Polygenetic Trait Variation

This monogenetic example applies well to diseases like Huntington and PKU but is obviously wrong for blood pressure that is, in reality, influenced by a great many genes (Newton-Cheh et al, 2009). However, the core principles for a single gene can be readily expanded to a polyge-netic example (Mather and Jinks, 1971). Again, we use a thought experiment to illustrate this. Assume we cross double heterozygote parents for two additive SBP loci, in our SBP gene B and a second SBP gene C. The two heterozygous parents (both BbCc genotype), can segregate four different allele combinations to their offspring, listed in bold in Fig. 28.3. The combinatorial result of this mating yields 16 possible genotype combinations in the offspring. As extensively described by Punnett as early as 1905 (Punnett, 1905), a total of nine unique genotypes are actually observed (the general rule is 3n, where n is the number of genes) because some genotypes have the same genotypic value (e.g., bBcC = BbCc = bBcC = bBCc). If the effect of both decreaser alleles ("b" and "c") is to add 0 to the mean blood pressure and the effect of both increaser alleles ("B" and "C") is to add +2 to the mean blood pressure, these two loci will increase the SBP in the various genotypes as depicted in the middle part of Fig. 28.3 (genotypic effects). We now encounter up to five different levels of the trait in the offspring (the general rule is 2n +1, where n is the number of genes). A histogram of these genotypic effects is shown in the lower part of Fig. 28.3. For example, there are four genotypes that produce an increase in SBP of +2 mm Hg (bbcC, bBcc, bbCc, Bbcc) because they all have exactly one increaser (+2) allele.

This Punnett square illustrates two core principles in genetics: (1) Allelic variation is discrete

Father'sallele combinations i e u '

Father'sallele combinations i e u '

BC

bC

Bc

bc

BC

BBCC

BbCC

BBCc

BbCc

bC

bBCC

bbCC

bBCc

bbCc

Bc

BBcC

BbcC

BBcc

Bbcc

bc

bBcC

bbcC

bBcc

Genotypes b = decreaser allele (+0), B = increaser allele (+2) c = decreaser allele (+0), C = increaser allele (+2)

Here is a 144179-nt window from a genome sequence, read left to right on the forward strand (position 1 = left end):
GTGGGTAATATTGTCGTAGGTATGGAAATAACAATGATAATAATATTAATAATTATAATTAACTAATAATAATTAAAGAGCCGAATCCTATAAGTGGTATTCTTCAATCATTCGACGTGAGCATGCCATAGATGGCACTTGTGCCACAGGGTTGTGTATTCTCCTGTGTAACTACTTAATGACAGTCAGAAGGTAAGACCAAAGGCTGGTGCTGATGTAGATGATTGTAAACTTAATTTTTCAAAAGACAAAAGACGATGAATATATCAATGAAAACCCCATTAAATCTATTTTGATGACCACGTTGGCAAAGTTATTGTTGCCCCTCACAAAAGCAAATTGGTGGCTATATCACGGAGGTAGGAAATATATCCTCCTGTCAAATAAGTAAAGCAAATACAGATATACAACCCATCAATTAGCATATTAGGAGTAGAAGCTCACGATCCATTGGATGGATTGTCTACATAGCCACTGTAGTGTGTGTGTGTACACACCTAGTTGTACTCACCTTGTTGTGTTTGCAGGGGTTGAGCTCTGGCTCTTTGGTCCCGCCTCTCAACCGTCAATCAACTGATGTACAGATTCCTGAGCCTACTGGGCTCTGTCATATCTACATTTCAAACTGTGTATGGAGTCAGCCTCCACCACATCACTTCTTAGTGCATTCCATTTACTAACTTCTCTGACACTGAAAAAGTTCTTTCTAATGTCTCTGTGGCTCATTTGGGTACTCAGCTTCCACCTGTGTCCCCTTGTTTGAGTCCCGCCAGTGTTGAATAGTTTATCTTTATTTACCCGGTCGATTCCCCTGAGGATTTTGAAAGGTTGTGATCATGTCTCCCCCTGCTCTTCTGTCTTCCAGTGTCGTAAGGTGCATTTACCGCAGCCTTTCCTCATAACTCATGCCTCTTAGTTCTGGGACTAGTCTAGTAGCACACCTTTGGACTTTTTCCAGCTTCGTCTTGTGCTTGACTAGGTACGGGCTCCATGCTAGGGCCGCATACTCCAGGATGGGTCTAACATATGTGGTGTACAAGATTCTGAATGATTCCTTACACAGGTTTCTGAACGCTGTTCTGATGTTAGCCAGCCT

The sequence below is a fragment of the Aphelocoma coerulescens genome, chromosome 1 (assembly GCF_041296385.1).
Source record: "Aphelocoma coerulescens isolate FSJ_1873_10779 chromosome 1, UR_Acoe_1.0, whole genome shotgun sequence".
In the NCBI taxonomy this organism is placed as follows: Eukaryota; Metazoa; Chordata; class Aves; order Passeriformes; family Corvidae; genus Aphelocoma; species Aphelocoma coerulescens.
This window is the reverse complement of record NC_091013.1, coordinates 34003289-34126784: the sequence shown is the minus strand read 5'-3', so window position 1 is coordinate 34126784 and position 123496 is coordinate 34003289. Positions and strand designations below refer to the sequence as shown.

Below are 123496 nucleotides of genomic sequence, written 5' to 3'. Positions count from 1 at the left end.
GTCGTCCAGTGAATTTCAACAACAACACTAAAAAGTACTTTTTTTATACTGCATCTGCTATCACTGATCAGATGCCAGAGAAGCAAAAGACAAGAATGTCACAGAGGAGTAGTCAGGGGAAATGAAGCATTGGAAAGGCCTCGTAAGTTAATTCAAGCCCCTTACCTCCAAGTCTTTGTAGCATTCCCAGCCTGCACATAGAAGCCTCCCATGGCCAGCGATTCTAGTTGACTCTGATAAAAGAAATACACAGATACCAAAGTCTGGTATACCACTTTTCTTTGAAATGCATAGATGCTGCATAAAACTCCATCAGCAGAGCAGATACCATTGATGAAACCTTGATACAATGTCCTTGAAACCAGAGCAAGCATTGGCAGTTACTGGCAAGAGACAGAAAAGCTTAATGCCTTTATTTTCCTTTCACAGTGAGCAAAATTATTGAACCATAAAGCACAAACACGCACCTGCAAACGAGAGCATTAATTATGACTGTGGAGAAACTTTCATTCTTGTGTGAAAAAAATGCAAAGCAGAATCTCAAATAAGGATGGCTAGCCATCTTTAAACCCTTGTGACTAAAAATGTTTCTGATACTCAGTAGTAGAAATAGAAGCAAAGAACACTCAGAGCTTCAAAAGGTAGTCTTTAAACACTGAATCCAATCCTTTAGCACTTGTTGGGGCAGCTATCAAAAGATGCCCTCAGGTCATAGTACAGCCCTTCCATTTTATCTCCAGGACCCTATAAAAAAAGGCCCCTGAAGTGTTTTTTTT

Genotypic effects

Distribution of the phenotypes b = decreaser allele (+0), B = increaser allele (+2) c = decreaser allele (+0), C = increaser allele (+2)

BC

bC

Bc

bc

BC

M+8

M+6

M+6

M+4

bC

M+6

M+4

M+4

M+2

Bc

M+6

M+4

M+4

M+2

bc

M+4

M+2

M+2

M+0

Note that we still make the (unreasonable) assumptions that the parents are heterozygote for all loci, that increasing alleles of all three genes have the same effect size, that all alleles contribute additively such that there is no interaction within (dominance) or between loci (epistasis). If we, more realistically, move to a polygenic trait of 1500 genes or more with random allelic effect sizes and varying frequencies, also allowing for dominance and epistatic non-additivity while adding numerous environmental effects on the trait, empirical observation still overwhelmingly suggests that the summed effects of all determinants converge to a normal distribution for many biological and behavioral traits.

Fig. 28.3 Genotypes, genotypic effects, and distribution of phenotypes in a double heterozygous mating for two hypothetical SBP genes for all genes but when summed across multiple genes allelic effects lead to a (semi)continuous trait, (2) Segregation of parental allelic variation leads to resemblance within a family but at the same time allows children in the same family to differ substantially (one child may have m+0, whereas another may have m+8). Importantly, the Punnett square keeps working its magic at 3-genic, 4-genic, or 100-genic traits. As is already evident from the simple example in Fig. 28.3, adding more and more genes acts to create an increasingly normal-shaped distribution for the trait. This was the stroke of genius of Sir Ronald Fisher who invoked the central limit theorem to bring discontinuous Mendelian principles of heredity in line with the continuous trait variation observed for almost all traits (Fisher, 1918).

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